In another case, Landrigan v. Schriro, the majority held that the petitioner was not entitled to an evidentiary hearing on his claim of ineffective assistance of counsel because he had waived his right to present mitigating evidence and because it would not be unreasonable to assume that he would have refused to present other mitigating evidence, had he known of its existence.  Once again showing his sensitivity to real-world conditions surrounding death penalty cases, Justice Stevens dissented from the majority’s opinion, concluding that to engage in discussions of what the petitioner may or may not have done without a hearing amounted to “pure guesswork.”

But Justice Stevens did not always find himself in dissent.  On occasion, he also managed to convince a majority of his colleagues to recognize flaws in how capital cases were conducted.  In Abdul-Kabir v. Quarterman, for instance, Justice Stevens wrote for the Court, reaffirming the long line of cases following Penry v. Lynaugh, and holding that the Texas “special issue” jury instructions violated Supreme Court precedents requiring that jurors be given the opportunity “to give meaningful consideration and effect to all mitigating evidence that might provide a basis for refusing to impose the death penalty.”

At one of our many meetings with the Justice during that Term, the Justice said that if he were able to change his vote in any one case, it would be Jurek v. Texas, a 1976 case holding that the Texas capital sentencing procedures satisfied the Eighth Amendment’s requirement that the sentencer be allowed to consider circumstances mitigating against capital punishment.  Although he failed to elaborate on the point, I thought his choice of case reflected just how far the Justice’s jurisprudence has come, given that he now serves as the Court’s strongest advocate for the opposing position.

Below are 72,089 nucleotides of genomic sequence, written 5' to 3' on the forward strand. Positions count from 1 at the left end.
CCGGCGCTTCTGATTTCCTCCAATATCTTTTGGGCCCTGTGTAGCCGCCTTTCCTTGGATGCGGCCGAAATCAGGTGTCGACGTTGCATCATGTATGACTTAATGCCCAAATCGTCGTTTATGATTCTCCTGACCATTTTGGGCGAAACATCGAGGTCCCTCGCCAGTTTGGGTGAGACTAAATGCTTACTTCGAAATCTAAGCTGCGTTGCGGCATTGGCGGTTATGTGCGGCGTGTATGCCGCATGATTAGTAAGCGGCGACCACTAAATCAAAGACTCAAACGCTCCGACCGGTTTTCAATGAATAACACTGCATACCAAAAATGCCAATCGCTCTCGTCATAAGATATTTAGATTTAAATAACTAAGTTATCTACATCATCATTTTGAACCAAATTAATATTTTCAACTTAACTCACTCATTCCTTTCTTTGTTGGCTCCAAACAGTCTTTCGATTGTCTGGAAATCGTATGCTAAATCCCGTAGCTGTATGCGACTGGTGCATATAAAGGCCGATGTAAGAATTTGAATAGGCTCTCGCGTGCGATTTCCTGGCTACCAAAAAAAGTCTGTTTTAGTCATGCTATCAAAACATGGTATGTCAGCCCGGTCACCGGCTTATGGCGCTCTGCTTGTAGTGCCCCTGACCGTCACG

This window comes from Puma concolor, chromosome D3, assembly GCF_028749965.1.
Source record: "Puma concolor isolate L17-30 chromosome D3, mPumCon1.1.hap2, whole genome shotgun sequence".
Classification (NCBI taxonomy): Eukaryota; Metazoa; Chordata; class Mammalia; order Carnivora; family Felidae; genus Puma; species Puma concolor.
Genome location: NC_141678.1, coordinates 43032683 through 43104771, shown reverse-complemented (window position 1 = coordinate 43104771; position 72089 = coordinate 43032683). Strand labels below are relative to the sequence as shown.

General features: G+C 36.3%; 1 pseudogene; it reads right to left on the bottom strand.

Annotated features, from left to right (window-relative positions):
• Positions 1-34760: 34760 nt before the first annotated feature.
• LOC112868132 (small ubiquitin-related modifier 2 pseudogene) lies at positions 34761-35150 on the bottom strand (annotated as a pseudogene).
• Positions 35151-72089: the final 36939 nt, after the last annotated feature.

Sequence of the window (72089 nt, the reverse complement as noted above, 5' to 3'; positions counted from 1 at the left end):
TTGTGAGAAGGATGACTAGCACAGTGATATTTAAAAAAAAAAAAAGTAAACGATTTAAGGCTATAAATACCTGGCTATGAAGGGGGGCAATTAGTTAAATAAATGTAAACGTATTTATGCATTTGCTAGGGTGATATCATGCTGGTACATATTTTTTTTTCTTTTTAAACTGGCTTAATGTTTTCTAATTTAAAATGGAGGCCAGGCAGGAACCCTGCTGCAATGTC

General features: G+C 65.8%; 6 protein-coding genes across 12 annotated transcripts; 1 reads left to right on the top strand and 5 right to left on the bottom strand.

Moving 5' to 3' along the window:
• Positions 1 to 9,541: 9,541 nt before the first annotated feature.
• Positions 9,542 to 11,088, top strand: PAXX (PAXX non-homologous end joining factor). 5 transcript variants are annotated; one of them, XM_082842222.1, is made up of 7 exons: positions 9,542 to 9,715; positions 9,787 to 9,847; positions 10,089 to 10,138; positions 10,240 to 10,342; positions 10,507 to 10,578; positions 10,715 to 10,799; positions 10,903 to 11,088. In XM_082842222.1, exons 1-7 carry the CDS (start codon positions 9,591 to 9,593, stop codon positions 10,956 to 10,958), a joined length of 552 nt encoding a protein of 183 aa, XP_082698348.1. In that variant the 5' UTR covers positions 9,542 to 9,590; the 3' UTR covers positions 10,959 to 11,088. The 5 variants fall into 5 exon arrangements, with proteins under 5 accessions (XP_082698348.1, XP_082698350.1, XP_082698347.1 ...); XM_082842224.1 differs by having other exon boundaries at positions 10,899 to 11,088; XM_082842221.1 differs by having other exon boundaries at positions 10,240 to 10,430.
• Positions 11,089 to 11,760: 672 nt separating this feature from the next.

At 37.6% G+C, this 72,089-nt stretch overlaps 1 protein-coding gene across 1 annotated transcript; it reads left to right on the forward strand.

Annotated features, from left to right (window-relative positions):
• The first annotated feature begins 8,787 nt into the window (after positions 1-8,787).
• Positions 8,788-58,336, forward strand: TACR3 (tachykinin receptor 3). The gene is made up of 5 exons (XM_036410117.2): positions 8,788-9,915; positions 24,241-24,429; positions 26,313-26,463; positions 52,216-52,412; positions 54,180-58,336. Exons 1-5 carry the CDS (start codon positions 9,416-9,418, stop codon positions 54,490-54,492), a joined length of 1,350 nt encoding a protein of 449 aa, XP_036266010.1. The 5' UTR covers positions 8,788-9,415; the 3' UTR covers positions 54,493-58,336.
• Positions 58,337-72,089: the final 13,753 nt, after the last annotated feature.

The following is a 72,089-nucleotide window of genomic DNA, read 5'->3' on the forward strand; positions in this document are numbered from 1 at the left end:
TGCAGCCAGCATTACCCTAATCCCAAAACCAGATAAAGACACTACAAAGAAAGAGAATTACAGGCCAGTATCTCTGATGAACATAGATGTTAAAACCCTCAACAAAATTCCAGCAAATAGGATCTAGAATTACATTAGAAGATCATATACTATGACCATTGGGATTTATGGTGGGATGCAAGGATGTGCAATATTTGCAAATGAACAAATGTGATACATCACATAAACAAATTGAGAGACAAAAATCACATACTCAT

Aside from the evidence found in his opinions, Justice Stevens’s care for proper procedure when imposing the death penalty can also be witnessed in his treatment of the last-minute stays of execution that are frequently filed with the Court.  For example, in recent years, Justice Stevens has advocated for automatic stays for “all executions scheduled in advance of the completion of our review of the denial of a capital defendant’s first application for a federal writ of habeas corpus,” explaining that “[s]uch a practice would . . . accord death row inmates the same, rather than lesser, procedural safeguards as ordinary litigants.”